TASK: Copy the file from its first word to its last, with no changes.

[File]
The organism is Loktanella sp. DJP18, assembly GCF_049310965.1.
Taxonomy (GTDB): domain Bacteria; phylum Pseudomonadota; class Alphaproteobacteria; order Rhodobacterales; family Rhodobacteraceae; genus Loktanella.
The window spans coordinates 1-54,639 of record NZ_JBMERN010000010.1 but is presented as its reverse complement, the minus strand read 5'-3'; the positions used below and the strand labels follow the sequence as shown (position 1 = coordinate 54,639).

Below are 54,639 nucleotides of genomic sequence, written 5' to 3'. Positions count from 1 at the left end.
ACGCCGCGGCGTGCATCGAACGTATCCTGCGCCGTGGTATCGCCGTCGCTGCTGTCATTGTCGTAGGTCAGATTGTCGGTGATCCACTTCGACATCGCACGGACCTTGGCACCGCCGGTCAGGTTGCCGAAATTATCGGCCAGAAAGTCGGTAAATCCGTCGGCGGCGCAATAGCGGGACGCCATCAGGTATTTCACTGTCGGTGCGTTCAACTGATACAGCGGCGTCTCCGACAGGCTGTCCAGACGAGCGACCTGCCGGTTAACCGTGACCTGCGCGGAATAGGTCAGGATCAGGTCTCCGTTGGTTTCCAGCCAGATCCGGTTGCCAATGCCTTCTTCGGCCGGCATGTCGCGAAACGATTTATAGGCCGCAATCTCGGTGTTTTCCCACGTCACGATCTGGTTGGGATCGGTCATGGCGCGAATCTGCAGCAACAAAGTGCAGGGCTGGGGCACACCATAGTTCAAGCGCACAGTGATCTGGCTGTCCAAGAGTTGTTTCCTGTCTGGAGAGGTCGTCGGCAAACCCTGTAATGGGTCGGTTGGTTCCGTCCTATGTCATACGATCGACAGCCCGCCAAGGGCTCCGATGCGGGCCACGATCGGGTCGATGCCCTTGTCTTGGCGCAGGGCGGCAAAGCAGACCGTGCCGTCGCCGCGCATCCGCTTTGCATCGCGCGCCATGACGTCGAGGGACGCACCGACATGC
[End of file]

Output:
The organism is Loktanella sp. DJP18, assembly GCF_049310965.1.
Taxonomy (GTDB): domain Bacteria; phylum Pseudomonadota; class Alphaproteobacteria; order Rhodobacterales; family Rhodobacteraceae; genus Loktanella.
The window spans coordinates 1-54,639 of record NZ_JBMERN010000010.1 but is presented as its reverse complement, the minus strand read 5'-3'; the positions used below and the strand labels follow the sequence as shown (position 1 = coordinate 54,639).

Below are 54,639 nucleotides of genomic sequence, written 5' to 3'. Positions count from 1 at the left end.
ACGCCGCGGCGTGCATCGAACGTATCCTGCGCCGTGGTATCGCCGTCGCTGCTGTCATTGTCGTAGGTCAGATTGTCGGTGATCCACTTCGACATCGCACGGACCTTGGCACCGCCGGTCAGGTTGCCGAAATTATCGGCCAGAAAGTCGGTAAATCCGTCGGCGGCGCAATAGCGGGACGCCATCAGGTATTTCACTGTCGGTGCGTTCAACTGATACAGCGGCGTCTCCGACAGGCTGTCCAGACGAGCGACCTGCCGGTTAACCGTGACCTGCGCGGAATAGGTCAGGATCAGGTCTCCGTTGGTTTCCAGCCAGATCCGGTTGCCAATGCCTTCTTCGGCCGGCATGTCGCGAAACGATTTATAGGCCGCAATCTCGGTGTTTTCCCACGTCACGATCTGGTTGGGATCGGTCATGGCGCGAATCTGCAGCAACAAAGTGCAGGGCTGGGGCACACCATAGTTCAAGCGCACAGTGATCTGGCTGTCCAAGAGTTGTTTCCTGTCTGGAGAGGTCGTCGGCAAACCCTGTAATGGGTCGGTTGGTTCCGTCCTATGTCATACGATCGACAGCCCGCCAAGGGCTCCGATGCGGGCCACGATCGGGTCGATGCCCTTGTCTTGGCGCAGGGCGGCAAAGCAGACCGTGCCGTCGCCGCGCATCCGCTTTGCATCGCGCGCCATGACGTCGAGGGACGCACCGACATGC